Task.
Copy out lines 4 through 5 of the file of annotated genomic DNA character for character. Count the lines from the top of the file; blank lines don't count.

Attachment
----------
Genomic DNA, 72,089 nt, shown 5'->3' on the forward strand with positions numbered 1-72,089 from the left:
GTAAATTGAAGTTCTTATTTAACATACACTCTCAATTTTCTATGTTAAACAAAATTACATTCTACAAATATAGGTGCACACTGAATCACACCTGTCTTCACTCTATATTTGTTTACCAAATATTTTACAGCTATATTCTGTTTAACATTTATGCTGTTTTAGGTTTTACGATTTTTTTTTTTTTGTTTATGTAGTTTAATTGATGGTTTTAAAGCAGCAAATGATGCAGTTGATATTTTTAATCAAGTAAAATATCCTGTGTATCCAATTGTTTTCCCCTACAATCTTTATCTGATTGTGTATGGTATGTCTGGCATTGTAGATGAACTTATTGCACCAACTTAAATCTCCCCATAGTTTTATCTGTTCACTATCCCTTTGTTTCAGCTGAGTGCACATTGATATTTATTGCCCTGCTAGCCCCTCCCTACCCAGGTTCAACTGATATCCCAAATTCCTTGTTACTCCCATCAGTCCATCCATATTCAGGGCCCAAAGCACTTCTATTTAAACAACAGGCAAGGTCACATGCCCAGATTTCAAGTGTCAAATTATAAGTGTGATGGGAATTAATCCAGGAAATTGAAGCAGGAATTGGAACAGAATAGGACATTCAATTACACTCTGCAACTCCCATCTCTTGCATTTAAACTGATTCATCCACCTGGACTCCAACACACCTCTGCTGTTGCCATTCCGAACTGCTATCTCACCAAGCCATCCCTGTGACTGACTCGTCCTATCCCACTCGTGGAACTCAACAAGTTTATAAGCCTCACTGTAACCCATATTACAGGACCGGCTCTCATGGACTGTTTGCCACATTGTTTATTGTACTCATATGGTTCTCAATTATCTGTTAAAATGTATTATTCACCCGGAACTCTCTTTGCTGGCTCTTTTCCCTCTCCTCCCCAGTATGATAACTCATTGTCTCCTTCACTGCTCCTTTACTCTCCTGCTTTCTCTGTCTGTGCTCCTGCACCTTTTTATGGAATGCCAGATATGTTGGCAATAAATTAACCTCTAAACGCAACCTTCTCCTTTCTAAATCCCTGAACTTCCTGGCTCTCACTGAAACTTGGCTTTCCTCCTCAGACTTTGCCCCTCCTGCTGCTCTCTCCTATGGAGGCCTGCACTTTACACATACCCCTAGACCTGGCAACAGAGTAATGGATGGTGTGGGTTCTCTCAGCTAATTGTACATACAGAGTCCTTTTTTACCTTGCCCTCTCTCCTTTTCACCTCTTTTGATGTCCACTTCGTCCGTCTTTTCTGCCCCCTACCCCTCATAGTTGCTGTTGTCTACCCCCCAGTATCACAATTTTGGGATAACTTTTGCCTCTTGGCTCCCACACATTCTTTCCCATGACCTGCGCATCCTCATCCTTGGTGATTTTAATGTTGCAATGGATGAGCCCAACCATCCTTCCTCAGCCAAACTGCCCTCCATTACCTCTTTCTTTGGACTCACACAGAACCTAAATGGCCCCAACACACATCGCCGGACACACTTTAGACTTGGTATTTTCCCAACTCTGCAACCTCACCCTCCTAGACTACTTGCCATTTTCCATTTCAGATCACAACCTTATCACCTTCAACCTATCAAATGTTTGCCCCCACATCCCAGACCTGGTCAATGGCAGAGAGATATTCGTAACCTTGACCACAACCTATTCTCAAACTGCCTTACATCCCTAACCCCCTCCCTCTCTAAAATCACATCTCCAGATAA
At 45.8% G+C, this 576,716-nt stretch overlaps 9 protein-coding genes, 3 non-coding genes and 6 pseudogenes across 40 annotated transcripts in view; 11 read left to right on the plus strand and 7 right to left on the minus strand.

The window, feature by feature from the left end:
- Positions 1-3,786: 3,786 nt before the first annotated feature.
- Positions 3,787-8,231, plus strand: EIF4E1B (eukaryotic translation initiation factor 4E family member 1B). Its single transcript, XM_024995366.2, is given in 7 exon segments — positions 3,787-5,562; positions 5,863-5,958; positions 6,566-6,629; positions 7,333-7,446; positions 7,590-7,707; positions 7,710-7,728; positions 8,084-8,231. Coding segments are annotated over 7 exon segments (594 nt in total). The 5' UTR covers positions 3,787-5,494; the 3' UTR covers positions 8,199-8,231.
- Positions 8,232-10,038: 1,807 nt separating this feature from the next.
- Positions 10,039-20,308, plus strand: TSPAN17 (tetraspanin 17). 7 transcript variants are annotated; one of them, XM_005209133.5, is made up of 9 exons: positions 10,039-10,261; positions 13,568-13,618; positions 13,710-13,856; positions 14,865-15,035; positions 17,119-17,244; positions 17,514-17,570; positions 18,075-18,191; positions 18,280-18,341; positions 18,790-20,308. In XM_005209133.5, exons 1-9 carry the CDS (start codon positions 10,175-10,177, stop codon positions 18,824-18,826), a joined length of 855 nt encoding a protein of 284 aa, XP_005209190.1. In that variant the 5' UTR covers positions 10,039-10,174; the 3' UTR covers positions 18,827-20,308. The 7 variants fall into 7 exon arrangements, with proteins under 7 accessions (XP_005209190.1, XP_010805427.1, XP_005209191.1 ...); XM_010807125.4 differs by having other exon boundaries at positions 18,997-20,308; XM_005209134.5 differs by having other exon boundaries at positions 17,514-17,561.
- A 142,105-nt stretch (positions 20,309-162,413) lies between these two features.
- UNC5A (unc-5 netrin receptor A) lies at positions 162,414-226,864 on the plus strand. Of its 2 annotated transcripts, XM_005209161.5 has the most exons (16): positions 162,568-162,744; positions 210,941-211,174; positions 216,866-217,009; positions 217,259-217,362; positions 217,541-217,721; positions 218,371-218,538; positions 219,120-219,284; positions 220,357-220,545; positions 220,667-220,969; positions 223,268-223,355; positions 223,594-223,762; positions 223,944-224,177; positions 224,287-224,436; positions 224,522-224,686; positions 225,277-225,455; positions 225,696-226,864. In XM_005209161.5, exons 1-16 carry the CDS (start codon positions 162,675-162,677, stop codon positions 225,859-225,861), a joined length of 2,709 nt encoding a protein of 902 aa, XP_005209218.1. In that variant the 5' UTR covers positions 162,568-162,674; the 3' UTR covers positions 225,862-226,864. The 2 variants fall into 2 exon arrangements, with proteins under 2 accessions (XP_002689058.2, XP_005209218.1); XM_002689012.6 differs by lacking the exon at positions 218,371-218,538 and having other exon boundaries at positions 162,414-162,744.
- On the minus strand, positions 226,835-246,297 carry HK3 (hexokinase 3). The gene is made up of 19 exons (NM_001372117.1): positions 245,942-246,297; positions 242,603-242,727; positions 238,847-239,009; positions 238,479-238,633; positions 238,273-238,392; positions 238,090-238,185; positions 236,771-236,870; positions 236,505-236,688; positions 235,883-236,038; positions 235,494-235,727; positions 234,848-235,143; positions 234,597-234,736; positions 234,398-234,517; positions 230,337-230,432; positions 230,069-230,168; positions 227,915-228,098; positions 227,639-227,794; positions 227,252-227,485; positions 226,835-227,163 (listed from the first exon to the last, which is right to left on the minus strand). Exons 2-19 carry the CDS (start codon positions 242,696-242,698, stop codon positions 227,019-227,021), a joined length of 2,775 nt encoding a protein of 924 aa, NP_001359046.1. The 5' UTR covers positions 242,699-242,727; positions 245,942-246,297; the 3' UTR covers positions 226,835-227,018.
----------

The window, feature by feature from the left end:
- Positions 1-3,786: 3,786 nt before the first annotated feature.